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In march we had an article covering the Italian project made to fill the gap between Embedded Low Cost and Wireless. Today we have the first video review! Check it out.
Many embedded system designers are considering adopting virtualization technology in their applications, and for good reason. Benefits such as hardware cost savings, isolation and footprint reduction make virtualization an attractive option. This article attempts to ease the process by posing 10 important questions that any embedded engineer or manager considering should weigh carefully.
Modern embedded and computing systems have become progressively more powerful by incorporating high-speed buses, industry standard subsystems, and more integrated functionality in chips. They have also become more complex, more sensitive to signal quality, and more time consuming to troubleshoot. While standards exist for many technologies commonly used within high performance digital systems, a major test requirement is to ensure that all elements are synchronized and perform as a seamless, integrated whole. This application note discusses testing and tools that enable evaluation of not only a single element, but also an entire system.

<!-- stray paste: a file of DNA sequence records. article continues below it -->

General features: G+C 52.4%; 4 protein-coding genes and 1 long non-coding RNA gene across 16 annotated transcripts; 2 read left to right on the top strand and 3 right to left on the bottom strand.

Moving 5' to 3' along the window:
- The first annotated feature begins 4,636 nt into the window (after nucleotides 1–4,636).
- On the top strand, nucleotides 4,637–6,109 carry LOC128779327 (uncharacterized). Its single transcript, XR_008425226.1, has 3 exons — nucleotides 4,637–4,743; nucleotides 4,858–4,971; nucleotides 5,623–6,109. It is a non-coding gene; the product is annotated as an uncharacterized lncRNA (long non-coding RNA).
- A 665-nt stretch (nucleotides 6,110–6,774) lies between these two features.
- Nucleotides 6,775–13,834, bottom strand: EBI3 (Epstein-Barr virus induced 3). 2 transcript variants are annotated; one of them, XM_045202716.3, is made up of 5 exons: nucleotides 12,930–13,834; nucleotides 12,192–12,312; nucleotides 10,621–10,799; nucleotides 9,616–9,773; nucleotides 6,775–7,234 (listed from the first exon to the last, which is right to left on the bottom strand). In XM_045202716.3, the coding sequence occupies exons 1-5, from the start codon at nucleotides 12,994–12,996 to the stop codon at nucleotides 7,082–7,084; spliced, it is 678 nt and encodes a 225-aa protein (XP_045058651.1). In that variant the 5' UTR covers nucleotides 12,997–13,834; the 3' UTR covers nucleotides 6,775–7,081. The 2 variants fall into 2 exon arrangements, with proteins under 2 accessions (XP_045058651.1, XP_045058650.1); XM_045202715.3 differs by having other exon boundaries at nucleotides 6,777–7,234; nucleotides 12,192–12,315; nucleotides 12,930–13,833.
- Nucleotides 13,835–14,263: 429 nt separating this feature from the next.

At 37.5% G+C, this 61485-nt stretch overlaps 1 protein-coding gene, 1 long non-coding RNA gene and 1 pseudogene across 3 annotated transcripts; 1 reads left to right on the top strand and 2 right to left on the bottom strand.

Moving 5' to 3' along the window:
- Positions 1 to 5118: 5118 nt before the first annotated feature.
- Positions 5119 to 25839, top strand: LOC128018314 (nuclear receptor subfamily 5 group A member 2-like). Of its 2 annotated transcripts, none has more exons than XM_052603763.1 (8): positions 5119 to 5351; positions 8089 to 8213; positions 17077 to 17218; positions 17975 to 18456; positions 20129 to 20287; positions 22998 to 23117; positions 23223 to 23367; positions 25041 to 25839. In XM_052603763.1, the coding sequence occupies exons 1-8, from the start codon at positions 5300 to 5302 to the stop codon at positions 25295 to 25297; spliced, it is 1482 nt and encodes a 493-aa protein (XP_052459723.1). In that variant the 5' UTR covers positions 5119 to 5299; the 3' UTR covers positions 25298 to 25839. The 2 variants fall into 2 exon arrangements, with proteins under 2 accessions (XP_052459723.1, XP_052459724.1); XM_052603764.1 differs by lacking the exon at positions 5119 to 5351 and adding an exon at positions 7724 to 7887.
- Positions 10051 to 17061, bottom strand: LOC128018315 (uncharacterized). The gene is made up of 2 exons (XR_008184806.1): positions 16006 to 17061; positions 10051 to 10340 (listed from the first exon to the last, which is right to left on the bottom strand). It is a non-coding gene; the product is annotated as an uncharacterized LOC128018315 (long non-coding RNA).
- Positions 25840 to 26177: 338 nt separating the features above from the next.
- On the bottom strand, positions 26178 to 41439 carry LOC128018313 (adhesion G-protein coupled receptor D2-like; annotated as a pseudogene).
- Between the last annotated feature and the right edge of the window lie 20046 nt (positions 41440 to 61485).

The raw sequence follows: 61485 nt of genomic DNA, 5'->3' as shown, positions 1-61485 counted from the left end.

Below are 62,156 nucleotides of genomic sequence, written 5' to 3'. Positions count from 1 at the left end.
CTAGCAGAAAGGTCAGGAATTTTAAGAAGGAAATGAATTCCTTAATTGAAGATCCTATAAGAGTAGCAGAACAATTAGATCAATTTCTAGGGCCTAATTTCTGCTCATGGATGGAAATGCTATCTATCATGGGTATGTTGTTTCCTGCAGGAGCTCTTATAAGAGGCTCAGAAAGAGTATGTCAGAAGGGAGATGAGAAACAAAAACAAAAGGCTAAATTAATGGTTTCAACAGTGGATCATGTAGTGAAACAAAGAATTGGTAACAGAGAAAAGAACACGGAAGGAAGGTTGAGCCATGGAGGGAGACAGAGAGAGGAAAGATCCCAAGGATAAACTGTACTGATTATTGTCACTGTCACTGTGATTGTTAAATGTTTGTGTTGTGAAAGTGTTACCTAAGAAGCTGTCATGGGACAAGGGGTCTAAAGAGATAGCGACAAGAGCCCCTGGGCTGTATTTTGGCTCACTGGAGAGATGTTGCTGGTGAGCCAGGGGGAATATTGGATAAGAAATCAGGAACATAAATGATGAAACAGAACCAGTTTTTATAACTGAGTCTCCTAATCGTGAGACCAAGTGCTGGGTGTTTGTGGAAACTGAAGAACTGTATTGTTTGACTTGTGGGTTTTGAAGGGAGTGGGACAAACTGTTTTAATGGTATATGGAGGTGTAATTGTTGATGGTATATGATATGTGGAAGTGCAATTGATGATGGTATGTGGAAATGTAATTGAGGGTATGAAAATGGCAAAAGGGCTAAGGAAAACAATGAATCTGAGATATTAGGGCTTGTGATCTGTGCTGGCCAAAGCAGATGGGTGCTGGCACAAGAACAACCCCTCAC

Android is an open source platform built by Google that includes an operating system, middleware, and applications for the development of devices employing wireless communications. This paper takes a look at the design of Android, how it works, and how it may be deployed to accelerate the development of a connected device. Along with basic guidelines to getting started with Android, the Android SDK, its available tools and resources are reviewed and some consideration is given to applications for Android beyond conventional mobile handsets such as medical devices, consumer electronics and military/aerospace systems.
Prof. Saeid Nooshabadi of the University of New South Wales in Sydney, Australia, has an excellent website describing his course and the accompanying laboratory-based exercises. Emphasis is placed on interfacing the ARM processor to other programmable hardware devices. Students use GNU tools operating under Linux to compile and simulate C, C++ and assembly-language programs. FPGA development is performed using Xilinx ISE WebPack and ModelSim-XE operating under Microsoft Windows. Click for additional information!
Some web resources, references, labs, and slides.